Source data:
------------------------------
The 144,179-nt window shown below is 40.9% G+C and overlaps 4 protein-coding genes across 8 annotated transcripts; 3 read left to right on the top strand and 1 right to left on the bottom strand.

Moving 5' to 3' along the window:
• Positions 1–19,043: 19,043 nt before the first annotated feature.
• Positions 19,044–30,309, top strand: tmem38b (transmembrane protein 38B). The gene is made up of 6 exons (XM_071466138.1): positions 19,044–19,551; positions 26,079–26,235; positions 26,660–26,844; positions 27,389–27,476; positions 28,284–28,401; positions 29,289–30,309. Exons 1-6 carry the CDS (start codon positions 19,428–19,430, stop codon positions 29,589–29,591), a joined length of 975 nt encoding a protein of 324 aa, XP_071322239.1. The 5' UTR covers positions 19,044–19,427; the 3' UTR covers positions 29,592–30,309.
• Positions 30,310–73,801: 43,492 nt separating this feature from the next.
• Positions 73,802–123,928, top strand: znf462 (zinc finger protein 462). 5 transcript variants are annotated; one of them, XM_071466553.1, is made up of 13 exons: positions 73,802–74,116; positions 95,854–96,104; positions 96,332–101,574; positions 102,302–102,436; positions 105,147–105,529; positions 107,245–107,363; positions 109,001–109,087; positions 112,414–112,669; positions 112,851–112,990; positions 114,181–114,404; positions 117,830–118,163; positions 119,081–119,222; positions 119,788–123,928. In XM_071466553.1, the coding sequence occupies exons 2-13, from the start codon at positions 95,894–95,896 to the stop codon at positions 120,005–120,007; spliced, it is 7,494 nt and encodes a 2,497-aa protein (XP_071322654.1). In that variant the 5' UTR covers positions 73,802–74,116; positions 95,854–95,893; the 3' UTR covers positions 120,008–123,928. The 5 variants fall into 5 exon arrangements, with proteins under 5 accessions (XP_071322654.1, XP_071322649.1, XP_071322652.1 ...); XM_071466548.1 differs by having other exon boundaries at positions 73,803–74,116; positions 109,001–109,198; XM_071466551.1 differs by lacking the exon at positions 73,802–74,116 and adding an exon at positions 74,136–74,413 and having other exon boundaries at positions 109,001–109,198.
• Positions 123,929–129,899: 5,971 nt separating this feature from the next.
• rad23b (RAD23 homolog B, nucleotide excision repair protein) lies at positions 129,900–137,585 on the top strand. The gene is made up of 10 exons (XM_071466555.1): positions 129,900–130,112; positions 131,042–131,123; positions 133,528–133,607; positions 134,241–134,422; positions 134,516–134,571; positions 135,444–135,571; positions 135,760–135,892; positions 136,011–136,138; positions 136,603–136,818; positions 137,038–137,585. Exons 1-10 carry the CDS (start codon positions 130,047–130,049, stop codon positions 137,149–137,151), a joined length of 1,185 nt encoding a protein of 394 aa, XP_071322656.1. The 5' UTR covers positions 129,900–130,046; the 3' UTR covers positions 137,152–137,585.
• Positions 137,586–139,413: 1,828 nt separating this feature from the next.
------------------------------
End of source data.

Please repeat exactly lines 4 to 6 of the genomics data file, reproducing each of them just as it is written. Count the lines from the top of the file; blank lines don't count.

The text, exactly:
• Positions 19,044–30,309, top strand: tmem38b (transmembrane protein 38B). The gene is made up of 6 exons (XM_071466138.1): positions 19,044–19,551; positions 26,079–26,235; positions 26,660–26,844; positions 27,389–27,476; positions 28,284–28,401; positions 29,289–30,309. Exons 1-6 carry the CDS (start codon positions 19,428–19,430, stop codon positions 29,589–29,591), a joined length of 975 nt encoding a protein of 324 aa, XP_071322239.1. The 5' UTR covers positions 19,044–19,427; the 3' UTR covers positions 29,592–30,309.
• Positions 30,310–73,801: 43,492 nt separating this feature from the next.
• Positions 73,802–123,928, top strand: znf462 (zinc finger protein 462). 5 transcript variants are annotated; one of them, XM_071466553.1, is made up of 13 exons: positions 73,802–74,116; positions 95,854–96,104; positions 96,332–101,574; positions 102,302–102,436; positions 105,147–105,529; positions 107,245–107,363; positions 109,001–109,087; positions 112,414–112,669; positions 112,851–112,990; positions 114,181–114,404; positions 117,830–118,163; positions 119,081–119,222; positions 119,788–123,928. In XM_071466553.1, the coding sequence occupies exons 2-13, from the start codon at positions 95,894–95,896 to the stop codon at positions 120,005–120,007; spliced, it is 7,494 nt and encodes a 2,497-aa protein (XP_071322654.1). In that variant the 5' UTR covers positions 73,802–74,116; positions 95,854–95,893; the 3' UTR covers positions 120,008–123,928. The 5 variants fall into 5 exon arrangements, with proteins under 5 accessions (XP_071322654.1, XP_071322649.1, XP_071322652.1 ...); XM_071466548.1 differs by having other exon boundaries at positions 73,803–74,116; positions 109,001–109,198; XM_071466551.1 differs by lacking the exon at positions 73,802–74,116 and adding an exon at positions 74,136–74,413 and having other exon boundaries at positions 109,001–109,198.